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Home Resources Articles Chisholm Articles Constructive Nonviolence

Constructive Nonviolence

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Constructive Program was Gandhi's main hope for India. It meant confronting Indians' own acceptance of their dependency, powerlessness and exploitation under British rule, while also helping them envision and implement instead a just society of their own creation. It required reweaving the strands of Indian culture and restoring relationships between Muslims and Hindus and the Hindu castes.

In the campaign for Indian independence, these were his priorities. This was his vision. It is a historically-neglected side of Gandhi's work, perhaps because it seems less dramatic and powerful than organized public protest. Yet Gandhi himself considered Constructive Program far more important, more foundational, more sustaining, and deserving a greater share of time and energy than resistance.

Constructive Program in India clearly benefited from Gandhi's ability to articulate an overarching vision for cultural change that could link a variety of efforts and from his promotion of a unifying symbol and action. The spinning wheel was already a cultural symbol of creative life energy, but under Gandhi came to represent the work involved in Constructive Program: developing economic independence through meaningful local work, providing basic necessities like clothing for everyone, building solidarity with the poor, and "simple living so that all might simply live." The mere act of spinning cotton offered a concrete way for every person, no matter the circumstances, to contribute on a daily basis and feel united with others in the struggle. It also signified the reward of persistence and provided an almost spiritual, meditative discipline. As a powerful declaration of self-help and of independence already-in-the-making, spinning confronted the lie of Indian dependence with actions of Truth.

What are the lessons of Gandhi's Constructive Program for us today? By nature it is a program designed to reintegrate into the community those who are marginalized or rejected. As a result, it helps a movement gain and sustain momentum and unity, positively influences others, contributes to the intended new social order, reduces the sense of powerlessness and increases self reliance. Scholar Michael Nagler cautions that we should not be fooled into thinking Constructive Program is less effective than a campaign of protest. Rather, it is a valuable complement to and preparatory training for a confrontation involving protest. Constructive Program should not be confused with efforts that are like bandages holding together an unjust society. It is not the same as charity. It does not help prop up or perpetuate the status quo. On the contrary, Constructive Program challenges systemic and structural violence by finding and applying alternative approaches. Some of Gandhi's projects addressed needs related to job creation, land reform, health services, sanitation, substance abuse, education, the role of women, and discrimination.

Personal transformation is required, as well as social transformation. Participants are expected to evaluate and work to correct their own weaknesses, particularly passive acceptance of the status quo or injustice. The affected community also must identify and make improvements internally, where there is tension, disunity or injustice. Through spiritual practices and purification, personal discipline, education and training, and community-building, individuals are encouraged to seize the power which they already control over their own behavior and to achieve "self-rule." According to Gandhi, the energy of nonviolence first had to fill individuals before it would be possible to bring about nonviolent social change.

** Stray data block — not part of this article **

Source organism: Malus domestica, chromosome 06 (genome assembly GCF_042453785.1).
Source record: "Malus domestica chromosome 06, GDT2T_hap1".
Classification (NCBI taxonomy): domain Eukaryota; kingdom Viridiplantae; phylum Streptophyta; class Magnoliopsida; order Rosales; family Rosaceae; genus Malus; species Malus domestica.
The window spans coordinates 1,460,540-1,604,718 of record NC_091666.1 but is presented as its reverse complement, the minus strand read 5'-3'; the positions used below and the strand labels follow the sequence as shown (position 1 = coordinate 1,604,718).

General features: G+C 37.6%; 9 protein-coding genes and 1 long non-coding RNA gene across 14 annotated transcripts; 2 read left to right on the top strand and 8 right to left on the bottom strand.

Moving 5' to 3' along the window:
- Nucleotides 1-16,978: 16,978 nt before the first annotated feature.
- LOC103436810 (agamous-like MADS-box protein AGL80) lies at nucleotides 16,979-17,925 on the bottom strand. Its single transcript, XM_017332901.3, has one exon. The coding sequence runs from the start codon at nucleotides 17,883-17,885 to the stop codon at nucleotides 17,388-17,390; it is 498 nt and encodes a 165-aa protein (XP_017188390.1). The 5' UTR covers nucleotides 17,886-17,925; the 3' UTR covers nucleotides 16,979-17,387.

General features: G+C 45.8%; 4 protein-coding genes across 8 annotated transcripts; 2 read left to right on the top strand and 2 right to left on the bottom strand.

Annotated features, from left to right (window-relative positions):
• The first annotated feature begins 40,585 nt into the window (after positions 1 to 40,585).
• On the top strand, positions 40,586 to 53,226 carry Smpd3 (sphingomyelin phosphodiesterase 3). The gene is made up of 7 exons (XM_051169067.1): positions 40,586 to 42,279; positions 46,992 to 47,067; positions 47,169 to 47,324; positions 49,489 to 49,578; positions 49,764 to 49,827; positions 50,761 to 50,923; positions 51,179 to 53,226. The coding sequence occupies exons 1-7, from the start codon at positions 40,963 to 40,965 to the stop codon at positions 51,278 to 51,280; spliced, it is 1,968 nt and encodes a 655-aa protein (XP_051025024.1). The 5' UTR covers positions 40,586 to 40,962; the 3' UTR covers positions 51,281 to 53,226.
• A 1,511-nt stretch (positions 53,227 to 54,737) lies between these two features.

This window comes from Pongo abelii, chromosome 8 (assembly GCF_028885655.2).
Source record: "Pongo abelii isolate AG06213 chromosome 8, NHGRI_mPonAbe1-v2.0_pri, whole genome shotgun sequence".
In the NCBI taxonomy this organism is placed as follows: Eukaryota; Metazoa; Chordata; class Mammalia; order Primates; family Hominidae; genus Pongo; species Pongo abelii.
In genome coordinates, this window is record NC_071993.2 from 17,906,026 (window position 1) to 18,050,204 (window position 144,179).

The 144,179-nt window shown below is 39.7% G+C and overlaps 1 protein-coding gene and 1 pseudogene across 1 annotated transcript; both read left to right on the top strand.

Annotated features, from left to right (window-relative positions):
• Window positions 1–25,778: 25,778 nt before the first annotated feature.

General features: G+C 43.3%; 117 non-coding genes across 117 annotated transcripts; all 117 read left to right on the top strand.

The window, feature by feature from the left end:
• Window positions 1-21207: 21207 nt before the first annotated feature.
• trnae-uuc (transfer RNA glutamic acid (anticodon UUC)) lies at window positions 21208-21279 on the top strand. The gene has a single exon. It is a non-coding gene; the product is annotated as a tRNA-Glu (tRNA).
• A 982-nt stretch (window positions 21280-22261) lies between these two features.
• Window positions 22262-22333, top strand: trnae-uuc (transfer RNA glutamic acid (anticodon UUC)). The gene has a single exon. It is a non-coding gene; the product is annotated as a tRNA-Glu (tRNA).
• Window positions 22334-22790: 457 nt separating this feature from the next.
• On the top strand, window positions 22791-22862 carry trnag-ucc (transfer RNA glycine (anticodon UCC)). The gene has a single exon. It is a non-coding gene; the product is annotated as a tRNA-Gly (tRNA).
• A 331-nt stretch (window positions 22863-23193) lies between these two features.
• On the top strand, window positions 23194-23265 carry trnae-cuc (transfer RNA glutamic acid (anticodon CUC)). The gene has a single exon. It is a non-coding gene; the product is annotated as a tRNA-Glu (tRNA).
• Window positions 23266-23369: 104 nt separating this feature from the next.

What would Constructive Program look like today in the United States? There are many existing constructive projects that represent personal and social transformation, that present alternatives to the status quo and are likely building blocks for a new culture. Participants in nonviolence training have planned community bicycling, counter recruitment and job counseling, a supply of Spanish language books for Spanish-speaking families, a food co-op, a nonviolence resource center, and a U.S. Department of Peace. Other constructive projects include fair trade goods, joint Israeli-Palestinian youth camps, co-op housing and preschools, restorative justice work, electing women to Congress, desert landscaping, creating pocket parks and community playgrounds, Habitat for Humanity, organic gardening, offering complementary medicine, sister cities projects, independent media and bookstores, consensus decision-making and shared leadership in organizations, water and energy conservation, community arts and events, community meals, block watch, group spiritual practice and meditation, peace education and training in conflict transformation.

Can we articulate a broad vision that incorporates our shared values and help us feel that we are all working for the same end, even if not on the same projects or in the same location? Are there symbols comparable to the spinning wheel that might call us to common daily actions and could create a sense of solidarity? Or do we already have these, need to recognize them and to raise them up? Gandhi's Constructive Program provokes reflection about parallels for our own culture.

Fellowship Magazine Sep/Oct 2004; Rev Apr 2008

 

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